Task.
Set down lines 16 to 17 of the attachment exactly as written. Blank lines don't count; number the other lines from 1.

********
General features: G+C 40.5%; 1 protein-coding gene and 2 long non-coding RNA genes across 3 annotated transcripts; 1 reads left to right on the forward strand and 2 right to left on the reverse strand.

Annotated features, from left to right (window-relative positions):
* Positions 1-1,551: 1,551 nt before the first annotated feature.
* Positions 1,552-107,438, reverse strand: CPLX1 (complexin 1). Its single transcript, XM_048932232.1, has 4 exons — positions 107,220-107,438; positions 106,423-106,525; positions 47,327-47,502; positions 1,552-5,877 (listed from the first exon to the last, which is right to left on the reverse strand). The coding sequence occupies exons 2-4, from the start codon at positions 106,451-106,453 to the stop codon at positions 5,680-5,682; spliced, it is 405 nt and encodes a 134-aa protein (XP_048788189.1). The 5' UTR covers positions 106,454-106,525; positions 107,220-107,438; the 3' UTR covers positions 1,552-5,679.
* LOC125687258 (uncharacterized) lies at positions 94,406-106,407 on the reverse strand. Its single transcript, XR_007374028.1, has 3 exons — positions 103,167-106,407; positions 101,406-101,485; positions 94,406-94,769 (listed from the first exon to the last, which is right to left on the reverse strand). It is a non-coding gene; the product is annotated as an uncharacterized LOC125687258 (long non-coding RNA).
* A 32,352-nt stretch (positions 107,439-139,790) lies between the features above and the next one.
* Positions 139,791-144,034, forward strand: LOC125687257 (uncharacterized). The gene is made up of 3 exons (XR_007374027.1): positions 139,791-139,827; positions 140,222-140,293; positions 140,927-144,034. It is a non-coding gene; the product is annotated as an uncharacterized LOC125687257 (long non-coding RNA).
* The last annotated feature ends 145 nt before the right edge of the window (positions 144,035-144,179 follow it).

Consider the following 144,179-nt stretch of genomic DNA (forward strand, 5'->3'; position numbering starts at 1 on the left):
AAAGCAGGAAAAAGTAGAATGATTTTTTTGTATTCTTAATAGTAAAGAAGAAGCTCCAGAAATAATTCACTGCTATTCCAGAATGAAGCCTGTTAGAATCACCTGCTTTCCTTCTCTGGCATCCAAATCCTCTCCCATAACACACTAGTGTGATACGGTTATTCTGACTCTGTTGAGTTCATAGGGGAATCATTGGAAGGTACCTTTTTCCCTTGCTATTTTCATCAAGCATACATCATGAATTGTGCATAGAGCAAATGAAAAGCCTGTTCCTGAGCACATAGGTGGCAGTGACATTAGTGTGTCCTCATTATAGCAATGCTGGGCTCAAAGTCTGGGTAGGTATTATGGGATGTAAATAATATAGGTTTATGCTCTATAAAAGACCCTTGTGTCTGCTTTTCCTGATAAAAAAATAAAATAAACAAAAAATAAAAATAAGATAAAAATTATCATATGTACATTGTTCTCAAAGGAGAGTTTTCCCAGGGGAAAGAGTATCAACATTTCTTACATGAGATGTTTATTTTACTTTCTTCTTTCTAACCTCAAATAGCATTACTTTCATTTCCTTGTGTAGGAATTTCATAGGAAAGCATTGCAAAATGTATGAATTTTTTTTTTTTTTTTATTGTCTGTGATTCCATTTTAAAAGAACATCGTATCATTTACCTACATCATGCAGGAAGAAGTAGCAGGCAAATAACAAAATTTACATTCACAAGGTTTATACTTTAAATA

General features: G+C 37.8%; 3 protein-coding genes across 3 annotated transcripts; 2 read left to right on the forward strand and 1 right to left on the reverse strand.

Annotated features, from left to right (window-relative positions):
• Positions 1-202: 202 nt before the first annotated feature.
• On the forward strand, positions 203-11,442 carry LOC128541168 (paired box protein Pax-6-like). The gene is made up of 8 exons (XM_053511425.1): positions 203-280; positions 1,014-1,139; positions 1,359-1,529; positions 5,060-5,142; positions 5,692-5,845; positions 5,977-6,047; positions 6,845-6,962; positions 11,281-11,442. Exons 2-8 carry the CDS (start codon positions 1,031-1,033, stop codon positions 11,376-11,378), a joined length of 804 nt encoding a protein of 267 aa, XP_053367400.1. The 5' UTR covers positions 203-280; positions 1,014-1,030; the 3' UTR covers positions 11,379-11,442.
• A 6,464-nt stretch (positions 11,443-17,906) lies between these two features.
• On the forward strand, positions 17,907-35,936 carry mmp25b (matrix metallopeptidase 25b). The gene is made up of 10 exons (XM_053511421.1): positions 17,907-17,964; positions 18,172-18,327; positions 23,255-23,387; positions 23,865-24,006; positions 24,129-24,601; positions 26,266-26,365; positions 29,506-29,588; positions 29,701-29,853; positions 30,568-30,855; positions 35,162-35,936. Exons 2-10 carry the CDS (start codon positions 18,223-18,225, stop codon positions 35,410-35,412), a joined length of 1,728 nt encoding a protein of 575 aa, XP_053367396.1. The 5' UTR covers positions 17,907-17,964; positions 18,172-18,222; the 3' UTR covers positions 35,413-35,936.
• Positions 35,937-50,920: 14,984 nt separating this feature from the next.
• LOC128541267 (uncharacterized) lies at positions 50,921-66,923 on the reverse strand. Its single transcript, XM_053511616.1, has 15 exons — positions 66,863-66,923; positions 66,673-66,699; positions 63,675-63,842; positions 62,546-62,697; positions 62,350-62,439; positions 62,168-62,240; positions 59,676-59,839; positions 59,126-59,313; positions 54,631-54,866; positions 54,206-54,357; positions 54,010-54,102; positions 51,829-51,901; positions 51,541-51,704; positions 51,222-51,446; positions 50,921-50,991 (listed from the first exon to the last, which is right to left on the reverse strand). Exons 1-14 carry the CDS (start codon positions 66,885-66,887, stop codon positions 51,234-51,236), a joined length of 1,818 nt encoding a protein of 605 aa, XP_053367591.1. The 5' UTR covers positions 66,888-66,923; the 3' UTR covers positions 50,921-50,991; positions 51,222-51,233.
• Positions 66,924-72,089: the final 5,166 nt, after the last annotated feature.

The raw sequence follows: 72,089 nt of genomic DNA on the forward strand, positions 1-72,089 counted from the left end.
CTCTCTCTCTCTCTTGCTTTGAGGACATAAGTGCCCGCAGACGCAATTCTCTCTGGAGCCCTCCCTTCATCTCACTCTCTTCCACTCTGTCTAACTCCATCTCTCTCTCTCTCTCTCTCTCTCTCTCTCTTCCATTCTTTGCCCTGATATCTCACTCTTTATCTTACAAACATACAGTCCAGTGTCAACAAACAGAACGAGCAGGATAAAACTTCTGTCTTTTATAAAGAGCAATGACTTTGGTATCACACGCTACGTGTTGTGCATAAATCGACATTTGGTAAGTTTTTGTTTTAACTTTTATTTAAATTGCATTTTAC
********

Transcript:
• On the forward strand, positions 17,907-35,936 carry mmp25b (matrix metallopeptidase 25b). The gene is made up of 10 exons (XM_053511421.1): positions 17,907-17,964; positions 18,172-18,327; positions 23,255-23,387; positions 23,865-24,006; positions 24,129-24,601; positions 26,266-26,365; positions 29,506-29,588; positions 29,701-29,853; positions 30,568-30,855; positions 35,162-35,936. Exons 2-10 carry the CDS (start codon positions 18,223-18,225, stop codon positions 35,410-35,412), a joined length of 1,728 nt encoding a protein of 575 aa, XP_053367396.1. The 5' UTR covers positions 17,907-17,964; positions 18,172-18,222; the 3' UTR covers positions 35,413-35,936.
• Positions 35,937-50,920: 14,984 nt separating this feature from the next.